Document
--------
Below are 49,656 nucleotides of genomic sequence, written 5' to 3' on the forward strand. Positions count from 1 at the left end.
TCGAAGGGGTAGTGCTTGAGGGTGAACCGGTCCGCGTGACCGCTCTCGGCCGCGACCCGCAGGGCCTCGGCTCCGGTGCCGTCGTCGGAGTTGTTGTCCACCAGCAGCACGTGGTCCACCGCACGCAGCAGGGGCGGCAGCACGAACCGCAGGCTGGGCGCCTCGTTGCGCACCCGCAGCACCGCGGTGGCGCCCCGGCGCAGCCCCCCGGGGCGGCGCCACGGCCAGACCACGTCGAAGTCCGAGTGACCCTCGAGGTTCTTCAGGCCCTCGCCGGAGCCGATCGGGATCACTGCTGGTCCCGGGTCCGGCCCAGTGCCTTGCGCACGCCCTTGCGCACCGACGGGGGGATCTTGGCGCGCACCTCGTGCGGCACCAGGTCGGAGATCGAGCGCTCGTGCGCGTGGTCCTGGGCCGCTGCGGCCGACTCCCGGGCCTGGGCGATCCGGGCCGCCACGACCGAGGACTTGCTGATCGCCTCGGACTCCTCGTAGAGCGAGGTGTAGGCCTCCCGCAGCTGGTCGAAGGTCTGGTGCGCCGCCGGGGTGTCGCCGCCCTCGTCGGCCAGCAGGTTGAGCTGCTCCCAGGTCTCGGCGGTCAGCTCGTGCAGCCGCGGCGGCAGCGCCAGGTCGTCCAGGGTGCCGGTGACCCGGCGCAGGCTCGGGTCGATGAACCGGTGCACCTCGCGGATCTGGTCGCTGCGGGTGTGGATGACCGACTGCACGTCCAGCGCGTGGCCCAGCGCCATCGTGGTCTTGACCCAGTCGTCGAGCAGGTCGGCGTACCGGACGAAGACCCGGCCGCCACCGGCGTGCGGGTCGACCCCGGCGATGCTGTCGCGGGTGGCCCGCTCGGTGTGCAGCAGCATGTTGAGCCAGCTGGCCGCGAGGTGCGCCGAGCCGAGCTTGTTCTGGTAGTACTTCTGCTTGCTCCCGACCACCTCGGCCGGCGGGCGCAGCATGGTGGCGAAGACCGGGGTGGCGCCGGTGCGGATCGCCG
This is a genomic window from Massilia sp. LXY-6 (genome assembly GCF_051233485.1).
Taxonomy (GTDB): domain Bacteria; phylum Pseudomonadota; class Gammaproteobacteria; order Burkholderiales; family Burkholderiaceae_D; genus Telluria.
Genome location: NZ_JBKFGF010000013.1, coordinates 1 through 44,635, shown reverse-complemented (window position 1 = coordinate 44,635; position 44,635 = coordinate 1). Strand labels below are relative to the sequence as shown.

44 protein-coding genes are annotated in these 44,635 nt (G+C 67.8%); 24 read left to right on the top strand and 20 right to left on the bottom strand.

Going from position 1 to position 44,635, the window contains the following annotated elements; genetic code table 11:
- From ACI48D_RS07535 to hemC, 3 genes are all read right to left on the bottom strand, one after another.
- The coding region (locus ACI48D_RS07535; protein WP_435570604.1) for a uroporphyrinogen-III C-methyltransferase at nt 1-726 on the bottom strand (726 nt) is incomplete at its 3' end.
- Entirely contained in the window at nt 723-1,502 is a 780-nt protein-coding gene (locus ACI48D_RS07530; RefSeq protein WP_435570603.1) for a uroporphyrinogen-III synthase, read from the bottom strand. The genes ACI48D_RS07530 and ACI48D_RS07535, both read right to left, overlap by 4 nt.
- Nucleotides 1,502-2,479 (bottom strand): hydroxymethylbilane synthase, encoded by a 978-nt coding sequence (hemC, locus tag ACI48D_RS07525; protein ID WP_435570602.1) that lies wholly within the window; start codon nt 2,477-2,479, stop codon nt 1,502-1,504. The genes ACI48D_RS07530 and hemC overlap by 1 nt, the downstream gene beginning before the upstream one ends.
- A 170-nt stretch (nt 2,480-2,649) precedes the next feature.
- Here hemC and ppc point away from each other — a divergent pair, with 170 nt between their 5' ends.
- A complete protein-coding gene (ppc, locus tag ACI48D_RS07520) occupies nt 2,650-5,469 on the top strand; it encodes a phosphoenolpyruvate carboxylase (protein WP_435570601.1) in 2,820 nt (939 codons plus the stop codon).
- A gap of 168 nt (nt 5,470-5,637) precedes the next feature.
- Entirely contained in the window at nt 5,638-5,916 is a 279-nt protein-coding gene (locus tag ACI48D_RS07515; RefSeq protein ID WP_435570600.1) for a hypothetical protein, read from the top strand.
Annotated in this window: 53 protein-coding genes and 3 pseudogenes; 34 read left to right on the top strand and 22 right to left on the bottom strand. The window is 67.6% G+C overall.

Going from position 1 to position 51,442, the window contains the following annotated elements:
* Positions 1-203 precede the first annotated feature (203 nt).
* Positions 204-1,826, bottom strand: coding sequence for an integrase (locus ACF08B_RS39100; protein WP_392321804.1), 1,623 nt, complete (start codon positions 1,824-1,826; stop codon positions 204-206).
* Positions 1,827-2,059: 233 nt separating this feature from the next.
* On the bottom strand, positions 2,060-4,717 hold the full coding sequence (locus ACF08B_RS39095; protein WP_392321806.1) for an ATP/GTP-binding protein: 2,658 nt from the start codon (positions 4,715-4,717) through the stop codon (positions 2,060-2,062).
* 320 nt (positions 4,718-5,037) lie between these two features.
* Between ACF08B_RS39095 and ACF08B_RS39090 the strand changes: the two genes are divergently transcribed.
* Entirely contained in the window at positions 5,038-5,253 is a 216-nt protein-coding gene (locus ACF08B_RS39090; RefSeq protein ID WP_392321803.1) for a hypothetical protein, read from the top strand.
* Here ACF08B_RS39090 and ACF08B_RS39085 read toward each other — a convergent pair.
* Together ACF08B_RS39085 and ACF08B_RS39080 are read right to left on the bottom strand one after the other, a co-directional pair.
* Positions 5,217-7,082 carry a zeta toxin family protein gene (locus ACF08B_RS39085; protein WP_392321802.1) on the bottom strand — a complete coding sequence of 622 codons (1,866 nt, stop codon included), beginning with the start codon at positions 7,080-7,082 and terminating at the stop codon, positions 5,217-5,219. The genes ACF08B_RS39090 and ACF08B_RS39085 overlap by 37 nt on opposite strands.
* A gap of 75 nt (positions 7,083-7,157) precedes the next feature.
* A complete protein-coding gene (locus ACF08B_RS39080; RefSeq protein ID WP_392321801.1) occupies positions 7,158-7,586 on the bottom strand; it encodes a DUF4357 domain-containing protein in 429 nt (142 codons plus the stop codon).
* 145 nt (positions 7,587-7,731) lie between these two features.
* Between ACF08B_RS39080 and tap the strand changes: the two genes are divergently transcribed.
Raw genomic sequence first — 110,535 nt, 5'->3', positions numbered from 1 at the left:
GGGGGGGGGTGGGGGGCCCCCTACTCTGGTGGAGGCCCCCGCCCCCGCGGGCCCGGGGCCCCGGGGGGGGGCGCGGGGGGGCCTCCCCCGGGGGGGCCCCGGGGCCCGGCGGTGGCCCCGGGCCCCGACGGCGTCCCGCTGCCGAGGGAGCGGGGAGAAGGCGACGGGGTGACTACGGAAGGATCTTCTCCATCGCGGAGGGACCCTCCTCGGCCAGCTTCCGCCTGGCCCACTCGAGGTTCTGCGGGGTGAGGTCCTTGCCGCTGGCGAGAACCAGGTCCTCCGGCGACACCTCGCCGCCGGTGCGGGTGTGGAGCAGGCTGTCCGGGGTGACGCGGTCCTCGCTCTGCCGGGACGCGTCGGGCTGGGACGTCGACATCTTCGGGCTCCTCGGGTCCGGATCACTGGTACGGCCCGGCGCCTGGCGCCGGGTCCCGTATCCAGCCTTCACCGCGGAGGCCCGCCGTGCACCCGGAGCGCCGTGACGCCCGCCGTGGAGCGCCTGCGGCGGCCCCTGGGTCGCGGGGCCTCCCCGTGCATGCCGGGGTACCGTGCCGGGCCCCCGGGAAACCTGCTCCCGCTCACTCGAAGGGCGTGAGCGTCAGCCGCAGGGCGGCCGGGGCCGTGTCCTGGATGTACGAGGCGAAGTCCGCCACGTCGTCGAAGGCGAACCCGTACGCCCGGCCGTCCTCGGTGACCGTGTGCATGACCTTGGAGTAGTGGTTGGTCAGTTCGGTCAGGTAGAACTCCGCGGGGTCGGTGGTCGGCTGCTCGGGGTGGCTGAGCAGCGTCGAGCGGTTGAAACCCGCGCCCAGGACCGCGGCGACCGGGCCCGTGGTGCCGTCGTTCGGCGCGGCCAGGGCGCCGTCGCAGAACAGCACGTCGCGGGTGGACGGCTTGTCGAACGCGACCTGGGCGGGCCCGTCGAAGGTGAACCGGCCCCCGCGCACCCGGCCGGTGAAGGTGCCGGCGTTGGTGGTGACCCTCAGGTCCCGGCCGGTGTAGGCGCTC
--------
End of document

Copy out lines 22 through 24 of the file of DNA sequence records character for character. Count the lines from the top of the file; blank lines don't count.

* On the bottom strand, positions 2,060-4,717 hold the full coding sequence (locus ACF08B_RS39095; protein WP_392321806.1) for an ATP/GTP-binding protein: 2,658 nt from the start codon (positions 4,715-4,717) through the stop codon (positions 2,060-2,062).
* 320 nt (positions 4,718-5,037) lie between these two features.
* Between ACF08B_RS39095 and ACF08B_RS39090 the strand changes: the two genes are divergently transcribed.